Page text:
Programmed death I (PD-1), an inhibitory receptor on immune system cells, has long been known to play an important dual role in immune regulation: Preventing the immune system from attacking the self and keeping an activated immune system in check.
In 2006, however, Rafi Ahmed, of the Emory University School of Medicine, and colleagues discovered that the PD-1 pathway could also be exploited by pathogens to repress normal T cell function during chronic viral infection. In mice infected with lymphocytic choriomeningitis virus (LCMV), Ahmed found PD-1 upregulated in functionally-impaired CD8 T cells. The team then showed that preventing PD-1 activation by blocking its ligands with antibodies restored T cell function and decreased viral load in the mice.
The research was...
In 30 to 40 subsequent papers, says Ahmed, upregulated expression of the PD-1 pathway has been firmly documented as a mechanism of T cell dysfunction in the three main human chronic viral infections - HIV, hepatitis B, and hepatitis C - as well as SIV infection in non-human primates.
Further investigations of PD-1 expression on exhausted T cells led to the discovery of a plethora of inhibitory pathways active during chronic infection. Last year, Ahmed and Wherry examined the molecular signature of T cell exhaustion by comparing gene expression profiles of infected and functional CD8 T cells in mice.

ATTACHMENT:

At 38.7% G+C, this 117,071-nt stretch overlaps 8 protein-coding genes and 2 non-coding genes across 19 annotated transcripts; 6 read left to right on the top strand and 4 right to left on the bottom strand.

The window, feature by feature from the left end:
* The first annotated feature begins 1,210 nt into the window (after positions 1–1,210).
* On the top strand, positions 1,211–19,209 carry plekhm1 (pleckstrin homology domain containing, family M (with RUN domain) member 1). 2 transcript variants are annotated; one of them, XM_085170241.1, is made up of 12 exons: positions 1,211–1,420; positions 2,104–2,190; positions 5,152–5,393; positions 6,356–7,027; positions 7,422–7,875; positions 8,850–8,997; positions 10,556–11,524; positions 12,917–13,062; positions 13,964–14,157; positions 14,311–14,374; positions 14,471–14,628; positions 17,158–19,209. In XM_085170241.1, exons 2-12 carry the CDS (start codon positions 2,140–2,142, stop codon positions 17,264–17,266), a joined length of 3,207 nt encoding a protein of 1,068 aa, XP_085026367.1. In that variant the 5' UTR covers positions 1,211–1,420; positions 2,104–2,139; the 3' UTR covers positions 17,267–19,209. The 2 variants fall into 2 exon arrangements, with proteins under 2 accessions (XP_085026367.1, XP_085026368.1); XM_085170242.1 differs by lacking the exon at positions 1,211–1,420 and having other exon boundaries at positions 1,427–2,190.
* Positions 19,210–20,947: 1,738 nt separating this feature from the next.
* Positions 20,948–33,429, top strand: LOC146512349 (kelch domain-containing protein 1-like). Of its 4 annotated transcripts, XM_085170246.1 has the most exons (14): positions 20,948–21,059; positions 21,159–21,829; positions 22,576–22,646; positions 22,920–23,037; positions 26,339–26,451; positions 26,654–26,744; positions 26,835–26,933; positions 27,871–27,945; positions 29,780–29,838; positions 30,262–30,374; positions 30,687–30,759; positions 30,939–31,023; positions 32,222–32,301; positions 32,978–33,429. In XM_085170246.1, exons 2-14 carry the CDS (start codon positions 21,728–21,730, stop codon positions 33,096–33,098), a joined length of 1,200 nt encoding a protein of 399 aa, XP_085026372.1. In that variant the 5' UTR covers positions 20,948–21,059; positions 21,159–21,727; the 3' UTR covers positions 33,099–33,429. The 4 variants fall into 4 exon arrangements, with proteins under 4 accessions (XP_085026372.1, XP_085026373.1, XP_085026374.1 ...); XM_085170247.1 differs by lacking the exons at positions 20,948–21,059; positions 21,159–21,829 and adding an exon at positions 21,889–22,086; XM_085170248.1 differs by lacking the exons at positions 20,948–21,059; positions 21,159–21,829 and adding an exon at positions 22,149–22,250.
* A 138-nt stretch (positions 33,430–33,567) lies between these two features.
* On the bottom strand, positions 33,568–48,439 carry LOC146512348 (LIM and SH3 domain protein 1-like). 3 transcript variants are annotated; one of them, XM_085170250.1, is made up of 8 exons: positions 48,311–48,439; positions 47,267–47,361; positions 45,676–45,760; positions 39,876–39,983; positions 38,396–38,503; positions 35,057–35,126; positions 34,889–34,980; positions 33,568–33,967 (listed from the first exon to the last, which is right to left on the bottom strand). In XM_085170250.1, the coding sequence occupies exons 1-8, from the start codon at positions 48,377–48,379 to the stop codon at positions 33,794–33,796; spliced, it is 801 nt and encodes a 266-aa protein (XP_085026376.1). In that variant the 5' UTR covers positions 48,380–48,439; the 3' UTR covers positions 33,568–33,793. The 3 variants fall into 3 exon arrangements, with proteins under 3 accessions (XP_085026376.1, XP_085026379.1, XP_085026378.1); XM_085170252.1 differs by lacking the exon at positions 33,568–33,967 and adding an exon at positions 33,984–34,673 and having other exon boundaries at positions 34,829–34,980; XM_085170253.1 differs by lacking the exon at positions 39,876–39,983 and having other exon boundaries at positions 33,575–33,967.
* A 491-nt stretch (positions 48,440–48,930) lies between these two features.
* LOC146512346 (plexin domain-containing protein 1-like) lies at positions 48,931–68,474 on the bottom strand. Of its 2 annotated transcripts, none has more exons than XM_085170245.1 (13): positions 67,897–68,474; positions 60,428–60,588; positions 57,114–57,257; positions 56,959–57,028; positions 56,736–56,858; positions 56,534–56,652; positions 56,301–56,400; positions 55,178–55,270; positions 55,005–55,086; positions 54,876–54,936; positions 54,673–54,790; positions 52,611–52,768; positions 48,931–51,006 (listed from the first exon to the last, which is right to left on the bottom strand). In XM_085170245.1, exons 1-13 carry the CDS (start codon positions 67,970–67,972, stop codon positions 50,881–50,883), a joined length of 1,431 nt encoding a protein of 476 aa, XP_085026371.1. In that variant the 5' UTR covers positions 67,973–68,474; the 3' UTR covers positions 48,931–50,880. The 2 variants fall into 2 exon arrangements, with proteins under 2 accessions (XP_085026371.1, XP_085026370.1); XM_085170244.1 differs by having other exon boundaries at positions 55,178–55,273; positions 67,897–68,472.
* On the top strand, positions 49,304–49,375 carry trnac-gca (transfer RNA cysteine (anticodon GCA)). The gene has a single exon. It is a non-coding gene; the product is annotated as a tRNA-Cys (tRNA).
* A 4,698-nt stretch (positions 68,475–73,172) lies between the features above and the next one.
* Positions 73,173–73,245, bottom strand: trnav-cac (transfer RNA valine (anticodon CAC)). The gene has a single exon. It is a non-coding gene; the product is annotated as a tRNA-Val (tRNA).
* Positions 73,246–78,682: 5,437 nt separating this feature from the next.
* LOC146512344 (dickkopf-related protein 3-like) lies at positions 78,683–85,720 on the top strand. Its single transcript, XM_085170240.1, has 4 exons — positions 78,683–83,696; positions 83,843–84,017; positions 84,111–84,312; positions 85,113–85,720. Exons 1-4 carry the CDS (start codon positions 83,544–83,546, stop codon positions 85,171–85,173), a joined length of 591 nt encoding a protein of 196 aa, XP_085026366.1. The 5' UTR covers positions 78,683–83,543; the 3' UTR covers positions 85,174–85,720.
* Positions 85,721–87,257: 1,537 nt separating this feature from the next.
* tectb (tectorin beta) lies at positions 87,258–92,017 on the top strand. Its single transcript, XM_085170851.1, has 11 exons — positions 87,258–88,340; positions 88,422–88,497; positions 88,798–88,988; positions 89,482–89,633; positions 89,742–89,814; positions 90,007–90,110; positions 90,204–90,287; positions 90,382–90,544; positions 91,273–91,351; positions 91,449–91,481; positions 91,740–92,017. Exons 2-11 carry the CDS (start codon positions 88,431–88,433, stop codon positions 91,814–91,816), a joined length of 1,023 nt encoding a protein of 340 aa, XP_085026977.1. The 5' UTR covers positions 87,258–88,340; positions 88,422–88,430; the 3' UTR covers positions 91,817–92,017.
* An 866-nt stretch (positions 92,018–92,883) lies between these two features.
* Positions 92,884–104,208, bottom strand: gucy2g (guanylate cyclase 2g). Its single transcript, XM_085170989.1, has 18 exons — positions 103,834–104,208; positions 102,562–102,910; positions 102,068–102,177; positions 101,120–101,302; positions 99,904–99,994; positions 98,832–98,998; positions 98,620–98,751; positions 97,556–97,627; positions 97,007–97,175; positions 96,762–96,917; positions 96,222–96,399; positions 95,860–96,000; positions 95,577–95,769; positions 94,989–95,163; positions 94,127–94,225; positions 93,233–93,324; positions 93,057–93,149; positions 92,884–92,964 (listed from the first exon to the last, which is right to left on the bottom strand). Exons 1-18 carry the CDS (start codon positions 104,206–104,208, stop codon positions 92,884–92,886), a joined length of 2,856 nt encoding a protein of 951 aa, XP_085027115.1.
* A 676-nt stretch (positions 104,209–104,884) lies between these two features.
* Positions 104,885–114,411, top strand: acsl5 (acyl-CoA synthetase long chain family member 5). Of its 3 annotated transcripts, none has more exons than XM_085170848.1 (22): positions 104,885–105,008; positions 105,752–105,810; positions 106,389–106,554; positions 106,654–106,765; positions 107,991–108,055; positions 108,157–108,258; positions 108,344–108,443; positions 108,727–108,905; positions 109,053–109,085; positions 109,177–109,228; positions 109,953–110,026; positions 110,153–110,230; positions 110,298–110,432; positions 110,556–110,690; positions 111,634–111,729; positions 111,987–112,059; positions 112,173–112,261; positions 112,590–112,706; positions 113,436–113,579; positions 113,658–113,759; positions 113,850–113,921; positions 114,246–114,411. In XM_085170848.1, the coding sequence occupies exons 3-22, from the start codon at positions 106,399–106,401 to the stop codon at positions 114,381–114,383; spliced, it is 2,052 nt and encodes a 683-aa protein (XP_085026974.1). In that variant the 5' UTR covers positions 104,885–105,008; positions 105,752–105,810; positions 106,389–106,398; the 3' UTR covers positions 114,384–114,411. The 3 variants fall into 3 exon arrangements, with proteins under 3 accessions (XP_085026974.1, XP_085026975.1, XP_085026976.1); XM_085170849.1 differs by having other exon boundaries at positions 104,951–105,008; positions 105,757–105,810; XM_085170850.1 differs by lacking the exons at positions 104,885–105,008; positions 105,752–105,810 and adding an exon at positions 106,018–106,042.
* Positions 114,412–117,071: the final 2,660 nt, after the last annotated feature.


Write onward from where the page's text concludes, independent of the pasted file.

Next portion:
Around the same time, researchers identified a second reversible pathway involved in HIV T cell inhibition.
How PD-1 blocks T cell activation is still an open question, says Ahmed. Researchers know that PD-1 has two tyrosine molecules on its cytoplasmic tail that get phosphorylated when PD-1 binds a ligand. The tail then binds phosphatases in the T cell, triggering a downregulation of antigen receptor signaling. But few additional details are known, says Freeman.
Recent research seems only to be further muddying the waters. Last year Freeman and colleagues implicated an additional co-stimulatory molecule in the inhibition pathway, B7-1.
Also, this past July researchers revealed the crystal structures of the PD-1/PD-L1 and PD-1/PD-L2 complexes.
But before investigating molecular mechanisms, researchers are focused on turning the research into therapy. The next step is to determine the side effects of blocking the PD-1 pathway in vivo. "All indications are if you block it, the immune system will be more active. The big question is if you do that, is it safe?" says Freeman. Ahmed and his team are beginning experiments in non-human primates with SIV. He expects results on in vivo blockades to be published within the next 6-12 months. "Those papers will be extremely critical in taking [the research] to the next step," says Ahmed.